Using a ruler or compass, measure the width of the jaws while positioned so that they create a perfect circle. In most cases, this will be somewhere in the middle of their travel range when being opened or closed with the chuck's key. Turn the key in the chuck until you see each jaw align into a circle.
Take this measurement and either mark it on the blank or keep the compass nearby to reference while turning.
Step 13: Turn the Mortise
If your lathe has the option, set the speed to around 800-1200 rpm. A lower speed is more forgiving when creating specific-sized shapes since the blank has not been rounded true and could produce a mild vibration at higher speeds.
Adjust your tool rest to be close but not touching the blank. Grab your tool of choice and turn on your lathe. I prefer using a pointed carbide when making mortises, but a skew chisel will work just as fine too.
Starting in the middle (near the drilled hole), begin carving towards the center. Always be sure to work in a "downhill" direction when turning. Doing so will prevent a catch that could damage your blank and force you to reconsider your design.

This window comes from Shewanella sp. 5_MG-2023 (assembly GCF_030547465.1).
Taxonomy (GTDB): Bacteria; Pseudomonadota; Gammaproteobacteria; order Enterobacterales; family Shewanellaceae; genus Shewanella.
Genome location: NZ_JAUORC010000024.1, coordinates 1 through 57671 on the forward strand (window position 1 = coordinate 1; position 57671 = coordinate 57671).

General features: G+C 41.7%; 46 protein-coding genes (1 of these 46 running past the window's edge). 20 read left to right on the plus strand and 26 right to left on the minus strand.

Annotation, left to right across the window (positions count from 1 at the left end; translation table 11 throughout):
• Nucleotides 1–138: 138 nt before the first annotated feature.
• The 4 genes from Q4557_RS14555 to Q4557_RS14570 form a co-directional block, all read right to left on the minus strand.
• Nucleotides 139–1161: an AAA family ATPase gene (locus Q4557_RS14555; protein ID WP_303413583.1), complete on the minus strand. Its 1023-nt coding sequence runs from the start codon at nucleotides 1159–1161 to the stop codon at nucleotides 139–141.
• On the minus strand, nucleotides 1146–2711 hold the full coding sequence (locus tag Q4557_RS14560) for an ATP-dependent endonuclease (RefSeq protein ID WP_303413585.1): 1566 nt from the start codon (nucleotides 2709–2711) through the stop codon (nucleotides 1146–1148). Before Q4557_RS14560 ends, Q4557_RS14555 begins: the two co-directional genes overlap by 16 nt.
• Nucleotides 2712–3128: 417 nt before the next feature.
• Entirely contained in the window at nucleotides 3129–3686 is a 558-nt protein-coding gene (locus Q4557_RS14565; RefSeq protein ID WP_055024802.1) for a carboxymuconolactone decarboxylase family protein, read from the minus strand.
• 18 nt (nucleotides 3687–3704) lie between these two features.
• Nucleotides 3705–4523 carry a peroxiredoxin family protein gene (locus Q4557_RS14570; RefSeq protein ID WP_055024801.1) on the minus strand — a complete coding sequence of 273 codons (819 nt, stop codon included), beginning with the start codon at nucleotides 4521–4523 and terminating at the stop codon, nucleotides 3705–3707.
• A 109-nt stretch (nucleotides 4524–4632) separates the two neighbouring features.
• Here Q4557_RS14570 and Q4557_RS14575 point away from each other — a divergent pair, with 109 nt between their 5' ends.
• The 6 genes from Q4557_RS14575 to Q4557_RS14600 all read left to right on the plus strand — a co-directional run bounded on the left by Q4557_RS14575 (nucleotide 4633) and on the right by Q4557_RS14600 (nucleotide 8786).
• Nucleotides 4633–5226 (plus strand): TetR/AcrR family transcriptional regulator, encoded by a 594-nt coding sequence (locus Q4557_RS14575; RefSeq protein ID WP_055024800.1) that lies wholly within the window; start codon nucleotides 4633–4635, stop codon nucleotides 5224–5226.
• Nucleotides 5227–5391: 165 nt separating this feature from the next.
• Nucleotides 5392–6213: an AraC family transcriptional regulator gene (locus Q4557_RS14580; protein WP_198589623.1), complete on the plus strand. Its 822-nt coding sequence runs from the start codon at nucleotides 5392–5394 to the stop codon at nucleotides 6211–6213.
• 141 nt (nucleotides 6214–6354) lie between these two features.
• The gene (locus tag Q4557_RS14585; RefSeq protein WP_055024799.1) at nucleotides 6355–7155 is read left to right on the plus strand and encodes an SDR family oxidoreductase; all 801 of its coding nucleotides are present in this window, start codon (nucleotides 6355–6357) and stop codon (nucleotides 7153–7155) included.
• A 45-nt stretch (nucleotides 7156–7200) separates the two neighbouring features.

Using the drilled hole as a guide for how deep to cut, continue carving away until you reach the end of the drilled hole. Once flush, make the top of the mortise as flat as possible and add a slight angle to the sidewall. You will want this angle to resemble the jaws on your chuck. This dovetail shape helps to hold the blank in place and provides a better gripping surface for your chuck.
Once you complete the mortise, insert the chuck to confirm it fits securely.
Note: No need to sand the inside of your mortise. The added roughness will provide a better grip for your chuck. But if you want to sand the flat back of the blank, now is the perfect time to do so. It is not necessary since it will be the rear of the clock but feel free to do so if you so choose.
Step 14: Mount the Jawed Chuck
With the lathe turned off and tool rest moved out of the way, take your jawed chuck and insert it into the mortise.
You can use the tailstock of your lathe to help hold it flush against the blank while you secure it in place. Slightly ease the tailstock into the rear of the chuck to press it against the wood so that it will hold in place on its own.
Using the chuck's key, open the jaws to provide outward pressure on the mortise. You will want to make this as tight as possible. Keep turning until it feels secure, but be careful not to overtighten.